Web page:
Wednesday, June 19, 2013

Chorus of warning


    Bridges have fallen down in some parts of the U.S. because of the nation’s failure to repair or to replace them.
    Now Blaine County Commissioners say the county can’t afford to keep its road system in good repair and will let some paved roads revert to gravel. They may also consider cutting back snow plowing.
    The announcement during a budget meeting should have been no surprise to the citizens of a nation where engineers have been raising the alarm about the nation’s failing infrastructure for decades.
    The American Society of Civil Engineers says that 1 in 9 of the nation’s 607,380 bridges are structurally deficient. The average age of bridges is 42 years and the society says bridges are generally designed to last for about 50 years.
    Locally, the county roads budget is facing shrinking revenue from gas taxes in Idaho, where the Legislature has failed to raise them for nearly 20 years. Fees from new developments have also declined.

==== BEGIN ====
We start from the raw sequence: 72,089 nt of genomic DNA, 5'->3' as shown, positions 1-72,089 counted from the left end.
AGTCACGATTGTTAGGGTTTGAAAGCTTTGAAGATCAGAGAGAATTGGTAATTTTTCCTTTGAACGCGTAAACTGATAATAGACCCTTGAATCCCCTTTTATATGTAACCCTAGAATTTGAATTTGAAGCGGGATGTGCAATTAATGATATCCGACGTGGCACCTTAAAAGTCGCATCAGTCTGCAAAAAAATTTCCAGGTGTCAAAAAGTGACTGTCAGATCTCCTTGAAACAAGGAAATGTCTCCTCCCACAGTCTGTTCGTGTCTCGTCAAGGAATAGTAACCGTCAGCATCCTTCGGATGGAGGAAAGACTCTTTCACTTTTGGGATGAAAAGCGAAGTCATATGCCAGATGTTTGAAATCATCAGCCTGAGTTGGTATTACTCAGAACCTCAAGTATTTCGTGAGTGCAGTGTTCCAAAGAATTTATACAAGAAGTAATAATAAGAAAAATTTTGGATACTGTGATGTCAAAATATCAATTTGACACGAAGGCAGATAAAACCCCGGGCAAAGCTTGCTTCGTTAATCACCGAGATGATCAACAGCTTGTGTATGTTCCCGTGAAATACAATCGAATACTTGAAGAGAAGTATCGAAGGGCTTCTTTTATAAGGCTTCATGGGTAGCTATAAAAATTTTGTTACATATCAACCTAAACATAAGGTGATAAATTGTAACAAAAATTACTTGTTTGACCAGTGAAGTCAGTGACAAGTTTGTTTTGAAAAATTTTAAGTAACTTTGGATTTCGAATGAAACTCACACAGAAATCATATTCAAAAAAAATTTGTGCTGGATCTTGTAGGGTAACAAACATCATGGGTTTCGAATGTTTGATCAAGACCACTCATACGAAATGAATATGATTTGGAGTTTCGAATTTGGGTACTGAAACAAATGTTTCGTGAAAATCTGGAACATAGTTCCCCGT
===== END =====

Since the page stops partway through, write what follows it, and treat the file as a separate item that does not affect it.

Former Republican Gov. Phil Batt chided the Legislature last week, saying that the 25-cents-per gallon tax set during his administration in 1996 was more than 20 percent of the price of gas at the time and that if it had remained the same, it would be 76 cents per gallon today.
    If the nation can’t fix its failing bridges even in heavily traveled urban areas, we doubt anyone is going to care if roads in Blaine County turn to dust—except the people who live near them or use them to travel to recreation sites.
    Heavily traveled dirt and gravel roads are anything but romantic. They’re unhealthy, Dust Bowl-dangerous axle-eaters that signal the decline of a once proud and prosperous county and state. As for the bridges that are cracking up, they are a Greek chorus of warning about what may lie ahead.




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